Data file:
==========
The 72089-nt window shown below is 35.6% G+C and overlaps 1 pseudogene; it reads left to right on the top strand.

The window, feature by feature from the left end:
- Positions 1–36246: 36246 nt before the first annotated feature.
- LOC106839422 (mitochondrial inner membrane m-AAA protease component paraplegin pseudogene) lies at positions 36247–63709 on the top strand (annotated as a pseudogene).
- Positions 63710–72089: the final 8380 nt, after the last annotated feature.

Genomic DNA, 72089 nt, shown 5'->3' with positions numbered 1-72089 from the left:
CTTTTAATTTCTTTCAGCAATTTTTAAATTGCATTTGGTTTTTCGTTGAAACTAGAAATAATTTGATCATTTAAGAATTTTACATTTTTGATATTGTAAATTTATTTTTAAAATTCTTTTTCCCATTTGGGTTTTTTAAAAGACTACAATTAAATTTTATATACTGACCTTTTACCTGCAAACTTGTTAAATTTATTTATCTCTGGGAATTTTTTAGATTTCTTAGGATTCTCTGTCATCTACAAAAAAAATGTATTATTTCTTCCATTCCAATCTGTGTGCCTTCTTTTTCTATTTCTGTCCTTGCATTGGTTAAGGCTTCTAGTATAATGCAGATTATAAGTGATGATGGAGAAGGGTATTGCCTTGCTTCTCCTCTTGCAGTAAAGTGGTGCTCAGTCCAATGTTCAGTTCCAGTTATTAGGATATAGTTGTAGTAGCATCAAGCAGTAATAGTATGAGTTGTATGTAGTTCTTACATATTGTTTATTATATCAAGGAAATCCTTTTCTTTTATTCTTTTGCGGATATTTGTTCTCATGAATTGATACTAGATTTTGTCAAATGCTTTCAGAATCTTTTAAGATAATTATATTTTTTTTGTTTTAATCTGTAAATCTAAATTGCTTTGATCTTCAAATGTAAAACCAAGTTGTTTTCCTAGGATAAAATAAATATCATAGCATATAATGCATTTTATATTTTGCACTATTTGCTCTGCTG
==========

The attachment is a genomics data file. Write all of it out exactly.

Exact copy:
The 72089-nt window shown below is 35.6% G+C and overlaps 1 pseudogene; it reads left to right on the top strand.

The window, feature by feature from the left end:
- Positions 1–36246: 36246 nt before the first annotated feature.
- LOC106839422 (mitochondrial inner membrane m-AAA protease component paraplegin pseudogene) lies at positions 36247–63709 on the top strand (annotated as a pseudogene).
- Positions 63710–72089: the final 8380 nt, after the last annotated feature.

Genomic DNA, 72089 nt, shown 5'->3' with positions numbered 1-72089 from the left:
CTTTTAATTTCTTTCAGCAATTTTTAAATTGCATTTGGTTTTTCGTTGAAACTAGAAATAATTTGATCATTTAAGAATTTTACATTTTTGATATTGTAAATTTATTTTTAAAATTCTTTTTCCCATTTGGGTTTTTTAAAAGACTACAATTAAATTTTATATACTGACCTTTTACCTGCAAACTTGTTAAATTTATTTATCTCTGGGAATTTTTTAGATTTCTTAGGATTCTCTGTCATCTACAAAAAAAATGTATTATTTCTTCCATTCCAATCTGTGTGCCTTCTTTTTCTATTTCTGTCCTTGCATTGGTTAAGGCTTCTAGTATAATGCAGATTATAAGTGATGATGGAGAAGGGTATTGCCTTGCTTCTCCTCTTGCAGTAAAGTGGTGCTCAGTCCAATGTTCAGTTCCAGTTATTAGGATATAGTTGTAGTAGCATCAAGCAGTAATAGTATGAGTTGTATGTAGTTCTTACATATTGTTTATTATATCAAGGAAATCCTTTTCTTTTATTCTTTTGCGGATATTTGTTCTCATGAATTGATACTAGATTTTGTCAAATGCTTTCAGAATCTTTTAAGATAATTATATTTTTTTTGTTTTAATCTGTAAATCTAAATTGCTTTGATCTTCAAATGTAAAACCAAGTTGTTTTCCTAGGATAAAATAAATATCATAGCATATAATGCATTTTATATTTTGCACTATTTGCTCTGCTG